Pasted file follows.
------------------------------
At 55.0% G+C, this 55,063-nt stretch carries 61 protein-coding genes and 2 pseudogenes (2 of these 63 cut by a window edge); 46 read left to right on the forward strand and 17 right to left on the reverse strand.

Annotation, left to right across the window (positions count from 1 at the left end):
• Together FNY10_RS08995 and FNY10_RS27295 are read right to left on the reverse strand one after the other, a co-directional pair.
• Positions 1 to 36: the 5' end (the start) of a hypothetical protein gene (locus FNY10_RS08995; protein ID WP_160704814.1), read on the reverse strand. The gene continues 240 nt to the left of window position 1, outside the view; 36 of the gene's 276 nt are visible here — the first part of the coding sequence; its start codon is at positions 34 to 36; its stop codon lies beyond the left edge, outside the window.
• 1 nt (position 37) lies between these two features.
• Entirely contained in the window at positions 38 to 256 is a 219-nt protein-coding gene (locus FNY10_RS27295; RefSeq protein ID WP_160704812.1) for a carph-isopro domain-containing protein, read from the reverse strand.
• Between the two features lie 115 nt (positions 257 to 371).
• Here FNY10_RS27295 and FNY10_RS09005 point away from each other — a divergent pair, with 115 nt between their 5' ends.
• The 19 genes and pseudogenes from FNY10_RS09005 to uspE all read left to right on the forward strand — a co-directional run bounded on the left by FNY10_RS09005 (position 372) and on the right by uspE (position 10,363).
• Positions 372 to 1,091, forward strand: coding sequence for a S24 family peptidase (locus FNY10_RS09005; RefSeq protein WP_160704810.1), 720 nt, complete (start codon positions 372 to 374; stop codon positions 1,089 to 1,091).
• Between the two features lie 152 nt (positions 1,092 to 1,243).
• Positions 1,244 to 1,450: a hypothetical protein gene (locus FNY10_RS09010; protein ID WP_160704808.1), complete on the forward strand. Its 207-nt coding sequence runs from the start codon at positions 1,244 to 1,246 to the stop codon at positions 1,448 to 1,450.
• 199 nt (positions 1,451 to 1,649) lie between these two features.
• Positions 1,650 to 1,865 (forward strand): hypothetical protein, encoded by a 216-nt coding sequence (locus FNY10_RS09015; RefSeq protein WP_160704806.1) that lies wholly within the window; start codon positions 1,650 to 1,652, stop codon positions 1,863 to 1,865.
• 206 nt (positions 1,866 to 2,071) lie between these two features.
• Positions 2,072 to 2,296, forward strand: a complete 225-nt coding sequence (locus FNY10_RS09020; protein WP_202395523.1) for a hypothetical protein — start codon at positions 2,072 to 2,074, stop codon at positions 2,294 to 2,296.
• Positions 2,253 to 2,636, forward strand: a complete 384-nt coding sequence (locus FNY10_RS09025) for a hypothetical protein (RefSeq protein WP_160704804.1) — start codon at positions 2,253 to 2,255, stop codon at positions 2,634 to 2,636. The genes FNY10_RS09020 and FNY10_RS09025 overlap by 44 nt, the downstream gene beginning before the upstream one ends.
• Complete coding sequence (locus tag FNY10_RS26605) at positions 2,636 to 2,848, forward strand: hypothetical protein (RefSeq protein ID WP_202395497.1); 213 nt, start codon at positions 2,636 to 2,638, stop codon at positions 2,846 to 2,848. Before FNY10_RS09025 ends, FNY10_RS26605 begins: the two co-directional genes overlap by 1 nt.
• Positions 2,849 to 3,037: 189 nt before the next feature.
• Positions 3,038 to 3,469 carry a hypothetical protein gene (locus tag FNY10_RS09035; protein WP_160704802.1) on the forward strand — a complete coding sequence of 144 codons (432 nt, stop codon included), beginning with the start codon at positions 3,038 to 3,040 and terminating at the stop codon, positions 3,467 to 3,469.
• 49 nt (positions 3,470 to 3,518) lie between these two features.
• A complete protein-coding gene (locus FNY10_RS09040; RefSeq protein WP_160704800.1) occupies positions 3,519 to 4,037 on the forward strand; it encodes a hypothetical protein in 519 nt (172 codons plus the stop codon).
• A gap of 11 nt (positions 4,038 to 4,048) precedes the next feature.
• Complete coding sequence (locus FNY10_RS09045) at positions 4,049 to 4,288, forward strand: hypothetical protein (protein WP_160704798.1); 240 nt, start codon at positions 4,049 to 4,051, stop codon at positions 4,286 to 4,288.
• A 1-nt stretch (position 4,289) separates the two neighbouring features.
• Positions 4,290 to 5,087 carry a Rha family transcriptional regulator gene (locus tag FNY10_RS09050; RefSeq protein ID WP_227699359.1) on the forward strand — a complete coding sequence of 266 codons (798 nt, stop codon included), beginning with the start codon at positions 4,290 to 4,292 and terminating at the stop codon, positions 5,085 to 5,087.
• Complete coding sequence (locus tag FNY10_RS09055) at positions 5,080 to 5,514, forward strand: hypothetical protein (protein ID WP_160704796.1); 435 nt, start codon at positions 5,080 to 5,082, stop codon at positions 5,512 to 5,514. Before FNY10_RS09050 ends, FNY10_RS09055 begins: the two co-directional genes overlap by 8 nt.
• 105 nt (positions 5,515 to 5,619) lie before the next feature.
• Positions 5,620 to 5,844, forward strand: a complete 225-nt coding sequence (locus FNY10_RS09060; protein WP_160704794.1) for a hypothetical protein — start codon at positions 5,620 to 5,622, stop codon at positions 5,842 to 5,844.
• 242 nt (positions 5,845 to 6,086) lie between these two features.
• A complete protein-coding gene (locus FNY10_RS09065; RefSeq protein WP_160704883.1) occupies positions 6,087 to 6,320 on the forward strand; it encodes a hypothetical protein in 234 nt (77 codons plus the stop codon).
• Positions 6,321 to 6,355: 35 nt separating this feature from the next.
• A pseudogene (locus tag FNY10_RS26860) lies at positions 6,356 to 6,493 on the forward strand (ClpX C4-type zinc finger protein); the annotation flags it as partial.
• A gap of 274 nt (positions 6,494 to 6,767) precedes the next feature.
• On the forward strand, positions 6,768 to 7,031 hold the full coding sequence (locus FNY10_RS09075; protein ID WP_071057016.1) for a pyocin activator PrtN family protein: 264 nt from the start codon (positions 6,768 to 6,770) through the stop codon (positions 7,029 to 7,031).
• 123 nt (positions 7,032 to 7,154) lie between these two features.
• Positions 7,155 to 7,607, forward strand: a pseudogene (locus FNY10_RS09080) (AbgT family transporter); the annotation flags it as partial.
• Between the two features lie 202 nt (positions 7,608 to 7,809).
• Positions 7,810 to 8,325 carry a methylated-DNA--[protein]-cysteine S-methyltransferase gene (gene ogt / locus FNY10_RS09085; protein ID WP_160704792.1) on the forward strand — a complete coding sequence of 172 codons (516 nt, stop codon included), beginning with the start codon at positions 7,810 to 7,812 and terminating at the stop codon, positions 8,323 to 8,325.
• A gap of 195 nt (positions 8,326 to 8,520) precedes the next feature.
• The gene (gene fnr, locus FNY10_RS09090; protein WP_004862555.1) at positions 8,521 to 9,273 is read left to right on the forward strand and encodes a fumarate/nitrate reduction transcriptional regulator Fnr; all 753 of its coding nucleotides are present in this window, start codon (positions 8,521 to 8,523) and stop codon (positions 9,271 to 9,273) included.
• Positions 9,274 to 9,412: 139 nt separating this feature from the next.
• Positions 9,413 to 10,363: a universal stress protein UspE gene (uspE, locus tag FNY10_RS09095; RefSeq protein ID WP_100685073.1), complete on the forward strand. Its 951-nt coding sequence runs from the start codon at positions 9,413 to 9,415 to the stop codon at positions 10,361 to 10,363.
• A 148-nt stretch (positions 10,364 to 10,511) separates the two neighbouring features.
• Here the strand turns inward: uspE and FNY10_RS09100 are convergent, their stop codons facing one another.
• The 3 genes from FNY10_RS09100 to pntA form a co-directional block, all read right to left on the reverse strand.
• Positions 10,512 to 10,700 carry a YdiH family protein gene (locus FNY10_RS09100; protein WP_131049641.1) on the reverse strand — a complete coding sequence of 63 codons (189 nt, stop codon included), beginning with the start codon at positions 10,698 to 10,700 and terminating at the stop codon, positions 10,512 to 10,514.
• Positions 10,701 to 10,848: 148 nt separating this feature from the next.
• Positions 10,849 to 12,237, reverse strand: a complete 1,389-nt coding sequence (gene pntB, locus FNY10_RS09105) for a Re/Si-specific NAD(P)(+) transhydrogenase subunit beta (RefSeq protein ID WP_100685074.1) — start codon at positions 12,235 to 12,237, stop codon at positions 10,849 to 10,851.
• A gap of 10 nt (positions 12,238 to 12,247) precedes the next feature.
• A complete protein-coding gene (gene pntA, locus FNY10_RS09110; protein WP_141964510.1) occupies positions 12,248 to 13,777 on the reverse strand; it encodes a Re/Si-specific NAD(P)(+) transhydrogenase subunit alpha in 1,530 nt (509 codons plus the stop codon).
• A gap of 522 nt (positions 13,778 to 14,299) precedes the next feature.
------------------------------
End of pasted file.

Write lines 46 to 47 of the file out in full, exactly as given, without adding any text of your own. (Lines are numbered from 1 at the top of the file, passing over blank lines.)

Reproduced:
• The 3 genes from FNY10_RS09100 to pntA form a co-directional block, all read right to left on the reverse strand.
• Positions 10,512 to 10,700 carry a YdiH family protein gene (locus FNY10_RS09100; protein WP_131049641.1) on the reverse strand — a complete coding sequence of 63 codons (189 nt, stop codon included), beginning with the start codon at positions 10,698 to 10,700 and terminating at the stop codon, positions 10,512 to 10,514.